The Central Statistics Office today released the final publication in its series of Census 2011 profile reports, showing that a total of 41,073 persons, representing 77.5 per cent of commuters travelled to work by car in April 2011.
The publication, “Profile 10 Door to Door – Commuting in Ireland”, presents a profile of the commuting patterns of the Irish population and covers modes of travel, journey times and time of departure for both workers and students.
Deirdre Cullen, Senior Statistician at the CSO: “This report provides further analysis of an extremely important theme from the Census 2011 results. It examines commuter numbers, looking at means of transport, departure times and time spent travelling for both workers and students.”
A total of 41,073 persons, representing 77.5 per cent of commuters in County Tipperary, either drove to work or were a passenger in a car in 2011. This compared to 69 per cent of commuters in the State overall. Meanwhile 1.2% used public transport (bus or train), 0.8% cycled and 10.1% walked to work.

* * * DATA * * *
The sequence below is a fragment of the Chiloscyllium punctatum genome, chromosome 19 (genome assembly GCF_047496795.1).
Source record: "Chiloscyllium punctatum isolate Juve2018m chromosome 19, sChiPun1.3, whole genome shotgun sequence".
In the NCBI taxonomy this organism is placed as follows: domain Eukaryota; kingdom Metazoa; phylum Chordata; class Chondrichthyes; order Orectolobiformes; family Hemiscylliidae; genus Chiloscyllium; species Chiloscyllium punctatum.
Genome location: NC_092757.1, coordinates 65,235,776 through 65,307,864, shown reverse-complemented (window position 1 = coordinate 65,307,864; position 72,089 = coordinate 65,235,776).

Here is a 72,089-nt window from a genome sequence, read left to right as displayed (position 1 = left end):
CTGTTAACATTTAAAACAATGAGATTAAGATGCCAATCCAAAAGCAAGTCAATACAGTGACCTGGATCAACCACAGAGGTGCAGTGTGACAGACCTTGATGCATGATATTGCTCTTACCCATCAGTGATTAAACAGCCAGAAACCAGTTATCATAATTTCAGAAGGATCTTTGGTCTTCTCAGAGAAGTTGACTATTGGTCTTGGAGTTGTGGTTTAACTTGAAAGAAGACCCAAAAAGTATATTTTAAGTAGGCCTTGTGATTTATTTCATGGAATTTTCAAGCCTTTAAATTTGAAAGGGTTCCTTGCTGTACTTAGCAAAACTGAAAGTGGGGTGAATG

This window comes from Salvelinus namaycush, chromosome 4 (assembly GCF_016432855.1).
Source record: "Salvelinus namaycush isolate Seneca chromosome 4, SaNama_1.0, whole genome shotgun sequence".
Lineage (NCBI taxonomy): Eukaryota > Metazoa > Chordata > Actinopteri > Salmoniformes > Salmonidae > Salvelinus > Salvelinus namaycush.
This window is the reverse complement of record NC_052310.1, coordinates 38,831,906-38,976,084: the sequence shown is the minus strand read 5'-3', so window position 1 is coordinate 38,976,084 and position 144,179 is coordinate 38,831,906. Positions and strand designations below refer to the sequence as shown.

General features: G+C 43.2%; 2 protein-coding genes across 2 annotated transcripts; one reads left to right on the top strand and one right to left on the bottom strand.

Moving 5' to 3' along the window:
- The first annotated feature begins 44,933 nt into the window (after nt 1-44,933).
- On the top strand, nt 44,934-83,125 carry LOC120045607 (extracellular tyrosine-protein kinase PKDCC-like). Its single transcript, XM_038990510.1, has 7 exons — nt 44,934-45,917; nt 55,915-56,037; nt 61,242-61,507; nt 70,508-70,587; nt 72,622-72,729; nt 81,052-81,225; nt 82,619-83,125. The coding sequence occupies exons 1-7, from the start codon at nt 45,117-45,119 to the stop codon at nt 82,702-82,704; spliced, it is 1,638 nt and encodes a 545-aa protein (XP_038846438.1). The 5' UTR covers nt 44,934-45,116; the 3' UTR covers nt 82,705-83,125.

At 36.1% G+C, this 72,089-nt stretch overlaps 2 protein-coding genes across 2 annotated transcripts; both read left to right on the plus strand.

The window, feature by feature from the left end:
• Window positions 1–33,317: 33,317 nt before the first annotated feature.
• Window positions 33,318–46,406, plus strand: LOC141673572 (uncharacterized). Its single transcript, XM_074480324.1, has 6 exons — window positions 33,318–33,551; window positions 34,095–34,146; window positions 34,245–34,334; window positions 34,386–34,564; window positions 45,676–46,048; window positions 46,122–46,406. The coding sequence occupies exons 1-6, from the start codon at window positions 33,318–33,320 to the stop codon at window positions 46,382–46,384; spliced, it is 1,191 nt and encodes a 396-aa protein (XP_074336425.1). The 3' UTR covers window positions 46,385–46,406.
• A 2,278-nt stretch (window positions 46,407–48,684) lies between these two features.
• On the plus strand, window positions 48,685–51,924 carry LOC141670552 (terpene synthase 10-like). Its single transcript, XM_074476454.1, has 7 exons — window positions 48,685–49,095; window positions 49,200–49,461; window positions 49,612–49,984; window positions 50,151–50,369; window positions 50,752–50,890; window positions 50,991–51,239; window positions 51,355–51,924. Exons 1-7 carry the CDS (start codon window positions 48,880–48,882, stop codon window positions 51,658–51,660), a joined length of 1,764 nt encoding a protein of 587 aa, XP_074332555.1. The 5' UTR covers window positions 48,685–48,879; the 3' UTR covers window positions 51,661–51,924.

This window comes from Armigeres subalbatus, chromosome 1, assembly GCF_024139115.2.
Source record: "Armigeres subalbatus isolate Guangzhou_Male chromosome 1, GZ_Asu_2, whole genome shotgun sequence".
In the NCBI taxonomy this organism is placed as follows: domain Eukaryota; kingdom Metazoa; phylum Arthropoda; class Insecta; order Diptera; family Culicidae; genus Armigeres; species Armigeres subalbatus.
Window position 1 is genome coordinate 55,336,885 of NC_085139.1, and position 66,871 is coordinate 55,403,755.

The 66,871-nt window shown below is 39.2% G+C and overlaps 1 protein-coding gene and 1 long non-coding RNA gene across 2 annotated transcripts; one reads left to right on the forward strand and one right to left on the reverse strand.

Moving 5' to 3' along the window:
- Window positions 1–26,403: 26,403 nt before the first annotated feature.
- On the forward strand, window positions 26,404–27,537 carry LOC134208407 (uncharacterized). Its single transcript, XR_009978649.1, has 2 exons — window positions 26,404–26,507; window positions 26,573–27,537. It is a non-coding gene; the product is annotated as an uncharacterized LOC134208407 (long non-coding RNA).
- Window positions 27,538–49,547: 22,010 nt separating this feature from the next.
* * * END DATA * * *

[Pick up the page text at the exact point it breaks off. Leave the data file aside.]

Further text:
One in twelve commuters residing in County Tipperary had travel times of an hour or longer to work, while 2.9% (1,493 persons) spent 90 minutes or more commuting. 38.5% of workers had travel times of 15 minutes or less.
In total 20,331 persons resident in County Tipperary also worked in the county, while 28,721 commuted to work outside the county. Meanwhile 25,027 people residing outside the county commuted to work in Tipperary, resulting in a net loss in the working population of 3,694.
A total of 2,683 (15.4%) of students aged 5-12 years in the county walked to school in 2011. 69.6% travelled to school by car, with 14% travelling by bus and 0.7% cycling. Amongst secondary students, 17.5% (2,082 students) walked and 50.5% travelled to school by car, while 31% travelled by bus and 0.5% cycled.